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2016 LRF Scholar: Alex Herrera, MD (Beckman Research Institute at the City of Hope)

Alex Herrera, MD

Dr. Herrera's project for the Lymphoma Clinical Research Mentoring Program (LCRMP) tests a combination of pembrolizumab (Keytruda) and vorinostat (Zolinza), a histone deacetylase inhibitor (HDAC), in diffuse large B-cell lymphoma (DLBCL), follicular lymphoma (FL), and Hodgkin lymphoma (HL). While pembrolizumab, an immunotherapy agent that works by inhibiting the programmed cell death protein 1 (PD-1), and other PD-1 agents have demonstrated good overall response rates in lymphoma patients, complete responses rates when PD-1 is a single-agent therapy have been relatively low. Dr. Herrera hopes that the combination of a PD-1 inhibitor with an HDAC-inhibitor, which has been shown in recent research to aid the immune system in combating tumor cells, will improve the quality of patent responses. "Given the responses to PD-1 inhibition observed across lymphoma subtypes," Dr. Herrera says, "the addition of vorinostat with PD-1 inhibition may significantly enhance activity and result in deeper and more durable responses."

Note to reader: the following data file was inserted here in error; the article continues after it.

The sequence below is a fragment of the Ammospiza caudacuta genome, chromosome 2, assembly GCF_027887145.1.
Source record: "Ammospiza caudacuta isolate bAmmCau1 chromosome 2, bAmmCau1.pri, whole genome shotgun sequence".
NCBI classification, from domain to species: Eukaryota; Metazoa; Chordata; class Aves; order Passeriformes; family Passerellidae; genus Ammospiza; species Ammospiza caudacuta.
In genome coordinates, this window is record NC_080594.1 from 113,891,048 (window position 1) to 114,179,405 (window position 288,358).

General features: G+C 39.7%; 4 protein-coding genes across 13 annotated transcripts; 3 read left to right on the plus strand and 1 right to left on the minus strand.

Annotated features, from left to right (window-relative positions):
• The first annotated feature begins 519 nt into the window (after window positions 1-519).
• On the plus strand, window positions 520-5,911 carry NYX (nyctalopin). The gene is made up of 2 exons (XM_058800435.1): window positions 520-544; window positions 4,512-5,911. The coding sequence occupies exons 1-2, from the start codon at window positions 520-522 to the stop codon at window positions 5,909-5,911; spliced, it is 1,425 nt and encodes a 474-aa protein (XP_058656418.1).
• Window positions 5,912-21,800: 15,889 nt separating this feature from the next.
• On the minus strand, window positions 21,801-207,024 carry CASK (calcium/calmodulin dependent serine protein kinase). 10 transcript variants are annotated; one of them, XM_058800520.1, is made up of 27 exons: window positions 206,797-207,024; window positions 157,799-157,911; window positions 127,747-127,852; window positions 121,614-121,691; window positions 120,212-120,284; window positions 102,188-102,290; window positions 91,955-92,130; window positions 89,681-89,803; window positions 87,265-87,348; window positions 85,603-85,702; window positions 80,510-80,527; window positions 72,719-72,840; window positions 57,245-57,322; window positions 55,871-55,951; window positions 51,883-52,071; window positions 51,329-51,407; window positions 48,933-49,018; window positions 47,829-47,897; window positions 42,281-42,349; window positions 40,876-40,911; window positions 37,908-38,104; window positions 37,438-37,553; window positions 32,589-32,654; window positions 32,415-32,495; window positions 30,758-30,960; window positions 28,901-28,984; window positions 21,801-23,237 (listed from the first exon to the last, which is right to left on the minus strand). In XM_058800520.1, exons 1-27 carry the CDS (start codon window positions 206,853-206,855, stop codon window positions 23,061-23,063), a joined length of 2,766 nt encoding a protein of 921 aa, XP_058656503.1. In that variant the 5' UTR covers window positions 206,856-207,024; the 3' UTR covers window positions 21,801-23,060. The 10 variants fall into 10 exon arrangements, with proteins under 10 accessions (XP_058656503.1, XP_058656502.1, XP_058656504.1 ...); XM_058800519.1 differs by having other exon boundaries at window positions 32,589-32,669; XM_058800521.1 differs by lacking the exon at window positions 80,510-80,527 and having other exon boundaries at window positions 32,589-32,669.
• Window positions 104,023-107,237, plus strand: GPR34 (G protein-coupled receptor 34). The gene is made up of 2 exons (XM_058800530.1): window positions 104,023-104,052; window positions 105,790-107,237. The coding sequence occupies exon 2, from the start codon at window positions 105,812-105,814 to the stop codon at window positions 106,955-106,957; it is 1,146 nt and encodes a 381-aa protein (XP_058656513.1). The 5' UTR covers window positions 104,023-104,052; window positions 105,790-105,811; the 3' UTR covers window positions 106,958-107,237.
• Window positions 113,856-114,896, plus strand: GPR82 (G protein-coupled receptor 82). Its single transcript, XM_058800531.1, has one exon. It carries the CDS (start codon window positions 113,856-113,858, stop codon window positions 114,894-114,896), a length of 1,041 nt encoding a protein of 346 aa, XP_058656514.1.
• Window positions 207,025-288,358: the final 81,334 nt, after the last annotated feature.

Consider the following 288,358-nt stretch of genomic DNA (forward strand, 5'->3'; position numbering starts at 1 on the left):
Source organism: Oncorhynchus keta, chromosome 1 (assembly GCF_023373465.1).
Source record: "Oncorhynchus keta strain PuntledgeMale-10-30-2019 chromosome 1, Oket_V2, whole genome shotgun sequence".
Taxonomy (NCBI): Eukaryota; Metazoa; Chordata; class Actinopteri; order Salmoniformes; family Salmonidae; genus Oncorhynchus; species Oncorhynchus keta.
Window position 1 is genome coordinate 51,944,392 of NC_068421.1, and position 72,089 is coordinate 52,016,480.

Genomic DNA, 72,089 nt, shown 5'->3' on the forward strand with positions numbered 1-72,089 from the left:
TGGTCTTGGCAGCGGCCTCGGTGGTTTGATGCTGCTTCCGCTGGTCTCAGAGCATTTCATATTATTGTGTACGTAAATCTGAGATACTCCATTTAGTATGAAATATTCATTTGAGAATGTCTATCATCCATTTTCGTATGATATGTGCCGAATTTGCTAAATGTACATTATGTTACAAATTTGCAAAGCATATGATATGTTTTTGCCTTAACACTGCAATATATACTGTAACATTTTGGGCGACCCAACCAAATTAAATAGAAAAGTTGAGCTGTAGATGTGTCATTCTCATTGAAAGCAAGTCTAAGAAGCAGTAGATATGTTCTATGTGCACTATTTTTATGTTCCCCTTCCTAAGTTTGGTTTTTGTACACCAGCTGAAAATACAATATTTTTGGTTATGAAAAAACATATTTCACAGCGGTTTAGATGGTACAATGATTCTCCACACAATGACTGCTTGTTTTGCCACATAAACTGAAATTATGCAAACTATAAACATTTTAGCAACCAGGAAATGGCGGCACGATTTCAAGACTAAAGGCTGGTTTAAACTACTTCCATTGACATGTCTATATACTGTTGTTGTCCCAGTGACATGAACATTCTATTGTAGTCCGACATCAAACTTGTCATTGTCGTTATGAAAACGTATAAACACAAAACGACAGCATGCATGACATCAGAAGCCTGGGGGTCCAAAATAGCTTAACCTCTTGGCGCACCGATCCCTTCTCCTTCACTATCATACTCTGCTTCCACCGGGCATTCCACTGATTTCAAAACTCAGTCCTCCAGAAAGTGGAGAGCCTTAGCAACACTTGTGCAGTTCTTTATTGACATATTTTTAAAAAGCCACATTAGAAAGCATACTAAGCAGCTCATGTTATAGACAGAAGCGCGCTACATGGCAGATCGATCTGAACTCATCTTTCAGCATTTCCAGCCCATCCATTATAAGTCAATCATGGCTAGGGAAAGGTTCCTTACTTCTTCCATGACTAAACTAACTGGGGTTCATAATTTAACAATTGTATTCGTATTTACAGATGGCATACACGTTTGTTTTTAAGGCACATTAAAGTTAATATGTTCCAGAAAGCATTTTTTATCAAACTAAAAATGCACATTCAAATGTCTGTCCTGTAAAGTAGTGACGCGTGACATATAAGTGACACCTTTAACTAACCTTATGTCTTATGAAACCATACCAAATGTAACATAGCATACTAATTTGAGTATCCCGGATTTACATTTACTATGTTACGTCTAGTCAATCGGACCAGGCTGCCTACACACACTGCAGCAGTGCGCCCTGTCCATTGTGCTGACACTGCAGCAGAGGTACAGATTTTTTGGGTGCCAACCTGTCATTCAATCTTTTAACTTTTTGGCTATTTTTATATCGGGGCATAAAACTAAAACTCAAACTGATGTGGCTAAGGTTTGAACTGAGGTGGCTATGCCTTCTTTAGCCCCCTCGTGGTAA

Dr. Herrera is an Assistant Professor in Hematology and Hemapoietic Cell Tranplantation at the Beckman Research Institute of the City of Hope, a position he obtained in 2015. He received his MD from Harvard Medical School before completing a Hematology/Oncology fellowship at Dana-Farber Cancer Center and moving to City of Hope to complete a second fellowship in Bone Marrow Transplantation. His interest in immunotherapy drugs stems from his experiences working with patients on clinical trials as a fellow. "I became very interested in checkpoint inhibitors after treating a number of patients on clinical trials with these agents and observing how well-tolerated and effective they can be."

Dr. Herrera notes that as an early career researcher, he has been "lucky to have excellent mentors in lymphoma clinical care and clinical research who attracted me to lymphoma and immunotherapy research." He looks forward to participating in the LCRMP as a way to expand his mentoring relationships. "The Foundation's LCRMP is a tremendous opportunity to gain personalized, longitudinal mentorship in lymphoma clinical research from lymphoma experts," Dr. Herrera says. "The experience I gain will be invaluable as I strive to become a leader in lymphoma research."